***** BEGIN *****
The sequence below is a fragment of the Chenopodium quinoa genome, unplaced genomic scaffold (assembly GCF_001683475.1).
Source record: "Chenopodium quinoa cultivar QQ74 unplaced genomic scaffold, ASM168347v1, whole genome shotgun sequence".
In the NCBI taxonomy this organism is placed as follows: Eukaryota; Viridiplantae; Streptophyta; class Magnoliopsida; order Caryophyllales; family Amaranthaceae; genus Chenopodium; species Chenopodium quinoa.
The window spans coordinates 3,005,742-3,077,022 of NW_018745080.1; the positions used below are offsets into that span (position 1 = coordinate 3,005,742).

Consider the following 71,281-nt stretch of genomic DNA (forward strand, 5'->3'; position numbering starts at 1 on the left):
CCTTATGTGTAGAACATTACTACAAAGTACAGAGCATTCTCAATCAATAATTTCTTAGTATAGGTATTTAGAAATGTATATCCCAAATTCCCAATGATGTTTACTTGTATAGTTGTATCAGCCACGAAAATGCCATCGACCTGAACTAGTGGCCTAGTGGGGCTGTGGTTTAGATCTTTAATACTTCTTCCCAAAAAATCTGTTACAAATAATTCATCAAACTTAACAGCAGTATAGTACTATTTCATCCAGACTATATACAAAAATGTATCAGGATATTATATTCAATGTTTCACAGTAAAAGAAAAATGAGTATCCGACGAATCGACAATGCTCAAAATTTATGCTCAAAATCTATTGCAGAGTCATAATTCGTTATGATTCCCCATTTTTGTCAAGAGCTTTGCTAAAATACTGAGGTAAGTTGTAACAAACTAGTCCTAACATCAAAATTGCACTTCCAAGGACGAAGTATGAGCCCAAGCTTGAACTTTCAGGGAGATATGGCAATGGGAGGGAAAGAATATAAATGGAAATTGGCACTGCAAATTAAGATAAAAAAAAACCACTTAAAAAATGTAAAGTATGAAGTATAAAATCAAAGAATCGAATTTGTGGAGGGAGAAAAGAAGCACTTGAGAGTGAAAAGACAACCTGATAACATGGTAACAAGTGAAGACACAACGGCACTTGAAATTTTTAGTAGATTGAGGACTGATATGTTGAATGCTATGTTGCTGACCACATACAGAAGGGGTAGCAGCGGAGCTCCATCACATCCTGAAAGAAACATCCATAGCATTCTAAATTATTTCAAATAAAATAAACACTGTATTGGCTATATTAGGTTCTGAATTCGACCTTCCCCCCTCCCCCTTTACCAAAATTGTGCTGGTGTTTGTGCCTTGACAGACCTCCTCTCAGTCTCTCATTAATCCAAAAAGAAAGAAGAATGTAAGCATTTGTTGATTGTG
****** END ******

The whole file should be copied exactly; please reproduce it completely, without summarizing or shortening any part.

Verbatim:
The sequence below is a fragment of the Chenopodium quinoa genome, unplaced genomic scaffold (assembly GCF_001683475.1).
Source record: "Chenopodium quinoa cultivar QQ74 unplaced genomic scaffold, ASM168347v1, whole genome shotgun sequence".
In the NCBI taxonomy this organism is placed as follows: Eukaryota; Viridiplantae; Streptophyta; class Magnoliopsida; order Caryophyllales; family Amaranthaceae; genus Chenopodium; species Chenopodium quinoa.
The window spans coordinates 3,005,742-3,077,022 of NW_018745080.1; the positions used below are offsets into that span (position 1 = coordinate 3,005,742).

Consider the following 71,281-nt stretch of genomic DNA (forward strand, 5'->3'; position numbering starts at 1 on the left):
CCTTATGTGTAGAACATTACTACAAAGTACAGAGCATTCTCAATCAATAATTTCTTAGTATAGGTATTTAGAAATGTATATCCCAAATTCCCAATGATGTTTACTTGTATAGTTGTATCAGCCACGAAAATGCCATCGACCTGAACTAGTGGCCTAGTGGGGCTGTGGTTTAGATCTTTAATACTTCTTCCCAAAAAATCTGTTACAAATAATTCATCAAACTTAACAGCAGTATAGTACTATTTCATCCAGACTATATACAAAAATGTATCAGGATATTATATTCAATGTTTCACAGTAAAAGAAAAATGAGTATCCGACGAATCGACAATGCTCAAAATTTATGCTCAAAATCTATTGCAGAGTCATAATTCGTTATGATTCCCCATTTTTGTCAAGAGCTTTGCTAAAATACTGAGGTAAGTTGTAACAAACTAGTCCTAACATCAAAATTGCACTTCCAAGGACGAAGTATGAGCCCAAGCTTGAACTTTCAGGGAGATATGGCAATGGGAGGGAAAGAATATAAATGGAAATTGGCACTGCAAATTAAGATAAAAAAAAACCACTTAAAAAATGTAAAGTATGAAGTATAAAATCAAAGAATCGAATTTGTGGAGGGAGAAAAGAAGCACTTGAGAGTGAAAAGACAACCTGATAACATGGTAACAAGTGAAGACACAACGGCACTTGAAATTTTTAGTAGATTGAGGACTGATATGTTGAATGCTATGTTGCTGACCACATACAGAAGGGGTAGCAGCGGAGCTCCATCACATCCTGAAAGAAACATCCATAGCATTCTAAATTATTTCAAATAAAATAAACACTGTATTGGCTATATTAGGTTCTGAATTCGACCTTCCCCCCTCCCCCTTTACCAAAATTGTGCTGGTGTTTGTGCCTTGACAGACCTCCTCTCAGTCTCTCATTAATCCAAAAAGAAAGAAGAATGTAAGCATTTGTTGATTGTG